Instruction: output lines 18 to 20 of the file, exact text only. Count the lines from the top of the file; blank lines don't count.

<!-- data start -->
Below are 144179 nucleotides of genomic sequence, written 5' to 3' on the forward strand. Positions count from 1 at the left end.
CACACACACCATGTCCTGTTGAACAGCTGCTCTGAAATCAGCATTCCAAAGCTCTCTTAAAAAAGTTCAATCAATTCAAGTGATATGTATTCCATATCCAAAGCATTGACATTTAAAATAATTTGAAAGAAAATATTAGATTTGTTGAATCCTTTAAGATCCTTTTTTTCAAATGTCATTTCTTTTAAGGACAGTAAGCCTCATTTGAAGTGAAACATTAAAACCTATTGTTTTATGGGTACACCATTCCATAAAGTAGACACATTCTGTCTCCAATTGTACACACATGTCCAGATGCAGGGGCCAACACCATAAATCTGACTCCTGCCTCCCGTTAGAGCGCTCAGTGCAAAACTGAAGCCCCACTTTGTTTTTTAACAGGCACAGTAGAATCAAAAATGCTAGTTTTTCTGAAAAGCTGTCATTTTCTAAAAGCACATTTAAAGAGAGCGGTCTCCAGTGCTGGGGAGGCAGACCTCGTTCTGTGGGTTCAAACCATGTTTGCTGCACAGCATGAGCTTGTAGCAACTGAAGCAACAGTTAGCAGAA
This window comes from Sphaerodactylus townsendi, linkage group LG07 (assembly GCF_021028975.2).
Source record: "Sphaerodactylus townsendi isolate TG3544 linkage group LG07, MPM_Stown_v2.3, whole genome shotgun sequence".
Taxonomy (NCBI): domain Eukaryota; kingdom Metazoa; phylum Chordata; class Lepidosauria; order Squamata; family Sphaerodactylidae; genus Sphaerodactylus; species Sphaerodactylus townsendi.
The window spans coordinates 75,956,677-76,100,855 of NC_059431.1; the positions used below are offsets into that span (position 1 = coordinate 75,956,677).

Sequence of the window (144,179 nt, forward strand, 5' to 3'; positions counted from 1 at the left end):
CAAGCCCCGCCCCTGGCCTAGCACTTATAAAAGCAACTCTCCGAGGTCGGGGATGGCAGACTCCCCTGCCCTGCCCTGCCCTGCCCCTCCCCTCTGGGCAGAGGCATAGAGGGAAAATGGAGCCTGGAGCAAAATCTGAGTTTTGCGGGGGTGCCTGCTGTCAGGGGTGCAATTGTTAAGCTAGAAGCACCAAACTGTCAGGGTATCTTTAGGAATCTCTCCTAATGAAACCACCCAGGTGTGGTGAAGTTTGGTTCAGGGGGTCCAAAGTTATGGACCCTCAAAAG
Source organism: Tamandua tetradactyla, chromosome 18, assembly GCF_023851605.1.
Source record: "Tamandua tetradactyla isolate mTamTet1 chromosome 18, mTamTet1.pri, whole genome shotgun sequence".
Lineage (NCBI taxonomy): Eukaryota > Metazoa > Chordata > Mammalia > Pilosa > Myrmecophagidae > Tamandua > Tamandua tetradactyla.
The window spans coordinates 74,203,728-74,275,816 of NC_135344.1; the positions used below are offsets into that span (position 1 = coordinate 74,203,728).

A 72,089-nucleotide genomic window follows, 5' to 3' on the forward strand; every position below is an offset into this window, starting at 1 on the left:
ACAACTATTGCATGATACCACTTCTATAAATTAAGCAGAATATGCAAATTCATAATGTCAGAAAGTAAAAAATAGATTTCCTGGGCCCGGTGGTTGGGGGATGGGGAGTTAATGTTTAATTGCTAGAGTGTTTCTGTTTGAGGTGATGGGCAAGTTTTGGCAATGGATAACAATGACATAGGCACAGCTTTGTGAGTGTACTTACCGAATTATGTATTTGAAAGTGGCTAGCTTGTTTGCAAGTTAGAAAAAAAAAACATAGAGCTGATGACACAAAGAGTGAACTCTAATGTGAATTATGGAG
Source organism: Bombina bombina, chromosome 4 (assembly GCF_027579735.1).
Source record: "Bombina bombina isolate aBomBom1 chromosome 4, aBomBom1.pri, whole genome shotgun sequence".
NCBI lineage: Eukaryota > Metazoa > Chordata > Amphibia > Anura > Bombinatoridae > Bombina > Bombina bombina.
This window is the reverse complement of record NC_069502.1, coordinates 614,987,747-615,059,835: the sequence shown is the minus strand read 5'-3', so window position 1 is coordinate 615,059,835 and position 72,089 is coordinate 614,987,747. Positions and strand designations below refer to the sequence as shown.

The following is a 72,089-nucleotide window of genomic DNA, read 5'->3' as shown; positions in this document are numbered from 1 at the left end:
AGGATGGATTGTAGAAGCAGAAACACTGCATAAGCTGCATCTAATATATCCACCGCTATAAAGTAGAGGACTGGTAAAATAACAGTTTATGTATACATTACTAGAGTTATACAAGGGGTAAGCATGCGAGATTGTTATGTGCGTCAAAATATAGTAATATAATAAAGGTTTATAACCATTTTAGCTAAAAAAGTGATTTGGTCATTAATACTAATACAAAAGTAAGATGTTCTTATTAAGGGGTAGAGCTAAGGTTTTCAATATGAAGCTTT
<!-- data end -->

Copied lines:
This window is the reverse complement of record NC_069502.1, coordinates 614,987,747-615,059,835: the sequence shown is the minus strand read 5'-3', so window position 1 is coordinate 615,059,835 and position 72,089 is coordinate 614,987,747. Positions and strand designations below refer to the sequence as shown.

The following is a 72,089-nucleotide window of genomic DNA, read 5'->3' as shown; positions in this document are numbered from 1 at the left end:
AGGATGGATTGTAGAAGCAGAAACACTGCATAAGCTGCATCTAATATATCCACCGCTATAAAGTAGAGGACTGGTAAAATAACAGTTTATGTATACATTACTAGAGTTATACAAGGGGTAAGCATGCGAGATTGTTATGTGCGTCAAAATATAGTAATATAATAAAGGTTTATAACCATTTTAGCTAAAAAAGTGATTTGGTCATTAATACTAATACAAAAGTAAGATGTTCTTATTAAGGGGTAGAGCTAAGGTTTTCAATATGAAGCTTT